10. 10. Synthetic statements • A synthetic statement is a proposition where – the subject and the predicate do not contain the same information – such as…? • ‘Malabar will win the Grand National’ • ‘Bachelors are a good idea as wedding guests’ • So, descriptive of the world… • …they teach us something new – are interesting, ‘vivid’, therefore. • But (Rationalists!) cannot be certain or necessary. – Synthetic statements could always be imagined to be different. – It is a contingent fact that Mount Everest is the world’s highest mountain; it does not have to be so.
  11. 11. Which is which? • Thinking of ‘a priori’ and ‘a posteriori’ knowledge… – Which kind of knowledge would tautologies/ analytic statements put into words? – Which kind of knowledge would synthetic statements put into words? • Key Empiricist Claim: ‘Hume’s Fork’: ALL knowledge is either synthetic a posteriori OR analytic a priori.
  12. 12. (Analytic) a priori knowledge Question, Answer, Reply? Q. Why might Descartes be interested in knowledge that has an a priori/rational justification? (That is: knowledge that is true independently of any particular experience e.g. maths, logic, ethics) A dull but necessary profession… A. (Meditation One): such knowledge seems certain compared to the error- prone senses. R. But (problem): is all a priori knowledge merely analytic? True by definition; certain, yet empty; dull but necessary.
  13. 13. (Synthetic) a posteriori knowledge Question, Answer, Reply? That’s right. Most of the internet: the opposite of dull but necessary. Q. Why might empiricists be interested in knowledge that has an a posteriori justification? (That is: knowledge dependent on the world to be true?) A. Such knowledge seems vivid, useful, applicable compared to truths-by- definition. R. But (problem): can a posteriori knowledge be certain? It may be vivid, but it is also contingent.
  14. 14. (Synthetic) a posteriori knowledge Question, Answer, Reply? That’s right. Most of the internet: the opposite of dull but necessary. Q. Why might empiricists be interested in knowledge that has an a posteriori justification? (That is: knowledge dependent on the world to be true?) A. Such knowledge seems vivid, useful, applicable compared to truths-by- definition. R. But (problem): can a posteriori knowledge be certain? It may be vivid, but it is also contingent.
  15. 15. Starter Answers to Cloze exercise on Knowledge Empiricism and Knowledge Innatism Knowledge empiricists claim that all knowledge can be divided into one of two kinds. This claim is sometimes referred to as ‘Hume’s Fork’, after David Hume, who argued that all knowledge was either of Matters of Fact or Relations of Ideas. Knowledge empiricists claim that all synthetic knowledge (of ‘Matters of Fact’) is a posteriori, hence contingent but useful, whereas all priori knowledge is merely analytic or tautologous, so necessarily true, but trivial. In contrast, Knowledge Innatists claim that Hume’s Fork is incorrect and some synthetic knowledge is a priori. Hence there is knowledge that is both necessary and useful. Examples of synthetic a priori knowledge might include mathematical truths, or Kantian Categories such as causation, substance, quantity, quality.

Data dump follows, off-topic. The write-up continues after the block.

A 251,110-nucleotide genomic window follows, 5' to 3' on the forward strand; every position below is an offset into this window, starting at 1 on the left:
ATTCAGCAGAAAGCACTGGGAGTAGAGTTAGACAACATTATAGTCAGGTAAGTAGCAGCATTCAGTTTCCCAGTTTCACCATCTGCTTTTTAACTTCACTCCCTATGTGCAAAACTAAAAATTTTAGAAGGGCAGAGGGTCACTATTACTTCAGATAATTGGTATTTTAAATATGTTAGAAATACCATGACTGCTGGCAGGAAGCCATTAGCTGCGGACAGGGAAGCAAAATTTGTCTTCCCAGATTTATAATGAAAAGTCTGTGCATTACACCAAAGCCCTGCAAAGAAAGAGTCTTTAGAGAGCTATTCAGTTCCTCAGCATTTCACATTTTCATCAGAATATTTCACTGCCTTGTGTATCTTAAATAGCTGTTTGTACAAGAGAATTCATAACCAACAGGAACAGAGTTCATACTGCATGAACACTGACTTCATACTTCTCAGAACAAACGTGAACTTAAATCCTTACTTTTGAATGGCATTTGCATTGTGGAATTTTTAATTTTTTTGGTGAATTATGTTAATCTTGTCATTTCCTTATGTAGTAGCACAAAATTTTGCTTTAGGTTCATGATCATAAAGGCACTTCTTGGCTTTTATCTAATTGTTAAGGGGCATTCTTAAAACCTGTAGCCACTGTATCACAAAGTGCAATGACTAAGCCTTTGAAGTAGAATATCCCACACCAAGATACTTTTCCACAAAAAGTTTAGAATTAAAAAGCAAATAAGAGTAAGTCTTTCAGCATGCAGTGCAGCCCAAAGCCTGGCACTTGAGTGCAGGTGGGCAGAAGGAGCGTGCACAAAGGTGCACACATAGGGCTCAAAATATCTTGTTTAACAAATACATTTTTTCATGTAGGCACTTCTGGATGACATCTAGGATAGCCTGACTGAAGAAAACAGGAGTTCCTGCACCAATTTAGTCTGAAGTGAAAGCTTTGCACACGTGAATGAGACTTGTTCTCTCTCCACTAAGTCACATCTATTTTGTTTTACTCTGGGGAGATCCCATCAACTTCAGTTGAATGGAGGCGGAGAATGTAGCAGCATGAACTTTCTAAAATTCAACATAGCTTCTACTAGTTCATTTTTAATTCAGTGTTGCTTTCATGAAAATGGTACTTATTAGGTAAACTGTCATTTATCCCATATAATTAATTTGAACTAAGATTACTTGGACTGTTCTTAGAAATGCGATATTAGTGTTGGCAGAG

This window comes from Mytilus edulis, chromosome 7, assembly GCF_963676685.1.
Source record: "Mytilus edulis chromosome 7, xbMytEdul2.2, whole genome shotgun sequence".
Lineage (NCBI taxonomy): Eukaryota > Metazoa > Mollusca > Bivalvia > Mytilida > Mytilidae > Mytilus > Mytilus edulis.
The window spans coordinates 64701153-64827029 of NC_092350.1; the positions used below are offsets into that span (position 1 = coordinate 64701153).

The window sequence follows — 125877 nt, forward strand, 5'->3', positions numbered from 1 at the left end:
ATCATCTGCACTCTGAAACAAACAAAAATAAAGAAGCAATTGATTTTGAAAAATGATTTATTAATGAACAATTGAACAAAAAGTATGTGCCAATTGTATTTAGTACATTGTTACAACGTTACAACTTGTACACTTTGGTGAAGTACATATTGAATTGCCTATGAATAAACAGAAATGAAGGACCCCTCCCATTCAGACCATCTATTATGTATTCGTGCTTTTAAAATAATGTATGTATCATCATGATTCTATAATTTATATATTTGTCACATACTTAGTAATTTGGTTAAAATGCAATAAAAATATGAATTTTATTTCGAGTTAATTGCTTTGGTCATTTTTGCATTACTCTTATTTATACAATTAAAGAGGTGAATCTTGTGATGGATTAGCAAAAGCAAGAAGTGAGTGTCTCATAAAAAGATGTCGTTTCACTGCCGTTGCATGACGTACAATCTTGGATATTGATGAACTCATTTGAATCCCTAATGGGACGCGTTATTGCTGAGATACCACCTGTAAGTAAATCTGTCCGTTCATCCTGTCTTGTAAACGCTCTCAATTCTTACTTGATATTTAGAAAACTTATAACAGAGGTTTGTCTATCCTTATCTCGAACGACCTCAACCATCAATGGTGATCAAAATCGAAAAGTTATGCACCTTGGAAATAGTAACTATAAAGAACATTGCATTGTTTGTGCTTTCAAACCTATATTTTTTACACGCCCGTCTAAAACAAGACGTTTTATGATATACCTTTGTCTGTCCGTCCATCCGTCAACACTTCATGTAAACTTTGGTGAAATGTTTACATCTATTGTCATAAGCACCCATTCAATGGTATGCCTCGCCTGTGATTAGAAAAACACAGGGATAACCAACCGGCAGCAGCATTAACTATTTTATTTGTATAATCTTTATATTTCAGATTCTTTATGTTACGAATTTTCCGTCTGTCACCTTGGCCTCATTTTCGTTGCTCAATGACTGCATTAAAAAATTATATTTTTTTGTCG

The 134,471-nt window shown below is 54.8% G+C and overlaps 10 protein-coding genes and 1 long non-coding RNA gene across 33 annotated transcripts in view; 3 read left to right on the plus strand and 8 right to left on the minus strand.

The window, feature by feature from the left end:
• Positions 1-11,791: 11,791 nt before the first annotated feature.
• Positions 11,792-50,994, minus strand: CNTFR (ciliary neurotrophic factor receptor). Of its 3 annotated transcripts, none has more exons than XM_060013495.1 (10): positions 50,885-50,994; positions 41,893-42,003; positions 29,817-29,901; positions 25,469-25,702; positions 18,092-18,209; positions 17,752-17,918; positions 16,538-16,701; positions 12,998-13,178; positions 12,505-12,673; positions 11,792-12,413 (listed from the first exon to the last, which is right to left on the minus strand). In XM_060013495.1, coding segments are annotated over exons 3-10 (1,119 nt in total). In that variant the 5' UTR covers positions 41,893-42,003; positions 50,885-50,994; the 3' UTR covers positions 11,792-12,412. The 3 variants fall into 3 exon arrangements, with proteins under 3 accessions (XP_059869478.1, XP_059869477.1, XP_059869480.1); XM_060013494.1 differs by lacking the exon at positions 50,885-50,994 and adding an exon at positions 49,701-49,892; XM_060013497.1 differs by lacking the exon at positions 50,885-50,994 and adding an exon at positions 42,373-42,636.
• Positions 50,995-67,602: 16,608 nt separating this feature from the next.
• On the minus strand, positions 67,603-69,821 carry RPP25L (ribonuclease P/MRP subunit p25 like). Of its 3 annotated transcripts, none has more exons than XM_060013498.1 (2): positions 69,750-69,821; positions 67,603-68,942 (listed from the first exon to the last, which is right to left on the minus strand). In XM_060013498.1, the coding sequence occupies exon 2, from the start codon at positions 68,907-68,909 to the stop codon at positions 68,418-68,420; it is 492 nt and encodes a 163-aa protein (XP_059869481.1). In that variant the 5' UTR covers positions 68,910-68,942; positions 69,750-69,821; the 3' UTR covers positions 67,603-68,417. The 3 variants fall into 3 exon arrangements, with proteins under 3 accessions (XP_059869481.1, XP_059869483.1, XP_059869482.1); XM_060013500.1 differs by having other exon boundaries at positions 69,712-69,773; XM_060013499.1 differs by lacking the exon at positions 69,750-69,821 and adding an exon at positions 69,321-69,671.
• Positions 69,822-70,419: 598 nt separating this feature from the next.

16. 16. Starter Write some sentences about knowledge and statements…
  17. 17. Knowledge Empiricism: ‘Hume’s Fork’ all synthetic knowledge is a posteriori; all a priori knowledge is (merely) analytic Hume argues that all knowledge can be divided into only two kinds: All the objects of human reason or enquiry may naturally be divided into two kinds, to wit, Relations of Ideas, and Matters of Fact. Of the first kind are the sciences of Geometry, Algebra, and Arithmetic ... [which are] discoverable by the mere operation of thought ... Matters of Fact, which are the second object of human reason, are not ascertained in the same manner; nor is our evidence of their truth, however great, of a like nature with the foregoing. • Draw and label Hume’s Fork. What characterises each kind of knowledge?
  18. 18. The Key Claim of Empiricism • Hume’s Fork: ALL knowledge of synthetic propositions is a posteriori; ALL knowledge of analytic propositions is a priori. – Truths not known by definition or logic alone can only be acquired through the senses. These truths are contingent. – We can come to know some truths by definition by reflecting on our sensations. But these a priori truths are not world-shaking. • (Of course, if we can find SOME synthetic a priori or analytic a posteriori knowledge, then Empiricism is wrong…)
  • toddzepplander

    Oct. 30, 2017
  • riodanmulindwa

    May. 11, 2016